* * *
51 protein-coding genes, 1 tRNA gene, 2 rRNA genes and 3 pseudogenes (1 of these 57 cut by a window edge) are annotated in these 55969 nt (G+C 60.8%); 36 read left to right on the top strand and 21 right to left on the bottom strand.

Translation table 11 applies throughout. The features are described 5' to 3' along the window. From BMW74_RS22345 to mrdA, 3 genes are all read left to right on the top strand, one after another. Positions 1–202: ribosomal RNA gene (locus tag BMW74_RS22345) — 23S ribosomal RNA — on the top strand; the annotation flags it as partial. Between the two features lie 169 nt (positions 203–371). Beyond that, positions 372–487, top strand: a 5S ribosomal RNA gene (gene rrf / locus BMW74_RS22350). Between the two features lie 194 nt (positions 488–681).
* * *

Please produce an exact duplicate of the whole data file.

51 protein-coding genes, 1 tRNA gene, 2 rRNA genes and 3 pseudogenes (1 of these 57 cut by a window edge) are annotated in these 55969 nt (G+C 60.8%); 36 read left to right on the top strand and 21 right to left on the bottom strand.

Translation table 11 applies throughout. The features are described 5' to 3' along the window. From BMW74_RS22345 to mrdA, 3 genes are all read left to right on the top strand, one after another. Positions 1–202: ribosomal RNA gene (locus tag BMW74_RS22345) — 23S ribosomal RNA — on the top strand; the annotation flags it as partial. Between the two features lie 169 nt (positions 203–371). Beyond that, positions 372–487, top strand: a 5S ribosomal RNA gene (gene rrf / locus BMW74_RS22350). Between the two features lie 194 nt (positions 488–681).